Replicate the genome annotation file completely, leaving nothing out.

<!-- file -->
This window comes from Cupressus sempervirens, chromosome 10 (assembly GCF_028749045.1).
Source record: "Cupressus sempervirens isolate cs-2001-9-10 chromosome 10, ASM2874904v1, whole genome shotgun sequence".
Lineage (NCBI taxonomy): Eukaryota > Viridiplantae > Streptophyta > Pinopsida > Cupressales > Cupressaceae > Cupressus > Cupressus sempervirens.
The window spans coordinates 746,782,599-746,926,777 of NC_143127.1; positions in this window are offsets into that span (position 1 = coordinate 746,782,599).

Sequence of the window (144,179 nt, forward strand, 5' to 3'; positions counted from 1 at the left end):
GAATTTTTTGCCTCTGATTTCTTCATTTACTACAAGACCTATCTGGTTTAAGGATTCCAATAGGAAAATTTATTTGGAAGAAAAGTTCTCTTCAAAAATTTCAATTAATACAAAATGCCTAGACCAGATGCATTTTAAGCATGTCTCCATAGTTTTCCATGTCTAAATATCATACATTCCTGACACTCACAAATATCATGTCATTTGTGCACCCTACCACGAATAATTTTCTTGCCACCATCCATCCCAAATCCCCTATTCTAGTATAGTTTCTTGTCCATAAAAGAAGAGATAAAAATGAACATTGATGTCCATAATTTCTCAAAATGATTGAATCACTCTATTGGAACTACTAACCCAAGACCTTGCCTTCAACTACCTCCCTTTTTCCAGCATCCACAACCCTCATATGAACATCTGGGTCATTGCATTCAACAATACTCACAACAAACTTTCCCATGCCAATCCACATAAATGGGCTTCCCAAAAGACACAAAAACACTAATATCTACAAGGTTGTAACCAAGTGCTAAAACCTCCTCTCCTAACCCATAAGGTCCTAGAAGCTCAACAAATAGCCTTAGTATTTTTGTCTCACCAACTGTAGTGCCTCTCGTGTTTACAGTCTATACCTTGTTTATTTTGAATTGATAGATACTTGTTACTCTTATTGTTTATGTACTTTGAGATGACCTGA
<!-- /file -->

This window comes from Cupressus sempervirens, chromosome 10 (assembly GCF_028749045.1).
Source record: "Cupressus sempervirens isolate cs-2001-9-10 chromosome 10, ASM2874904v1, whole genome shotgun sequence".
Lineage (NCBI taxonomy): Eukaryota > Viridiplantae > Streptophyta > Pinopsida > Cupressales > Cupressaceae > Cupressus > Cupressus sempervirens.
The window spans coordinates 746,782,599-746,926,777 of NC_143127.1; positions in this window are offsets into that span (position 1 = coordinate 746,782,599).

Sequence of the window (144,179 nt, forward strand, 5' to 3'; positions counted from 1 at the left end):
GAATTTTTTGCCTCTGATTTCTTCATTTACTACAAGACCTATCTGGTTTAAGGATTCCAATAGGAAAATTTATTTGGAAGAAAAGTTCTCTTCAAAAATTTCAATTAATACAAAATGCCTAGACCAGATGCATTTTAAGCATGTCTCCATAGTTTTCCATGTCTAAATATCATACATTCCTGACACTCACAAATATCATGTCATTTGTGCACCCTACCACGAATAATTTTCTTGCCACCATCCATCCCAAATCCCCTATTCTAGTATAGTTTCTTGTCCATAAAAGAAGAGATAAAAATGAACATTGATGTCCATAATTTCTCAAAATGATTGAATCACTCTATTGGAACTACTAACCCAAGACCTTGCCTTCAACTACCTCCCTTTTTCCAGCATCCACAACCCTCATATGAACATCTGGGTCATTGCATTCAACAATACTCACAACAAACTTTCCCATGCCAATCCACATAAATGGGCTTCCCAAAAGACACAAAAACACTAATATCTACAAGGTTGTAACCAAGTGCTAAAACCTCCTCTCCTAACCCATAAGGTCCTAGAAGCTCAACAAATAGCCTTAGTATTTTTGTCTCACCAACTGTAGTGCCTCTCGTGTTTACAGTCTATACCTTGTTTATTTTGAATTGATAGATACTTGTTACTCTTATTGTTTATGTACTTTGAGATGACCTGA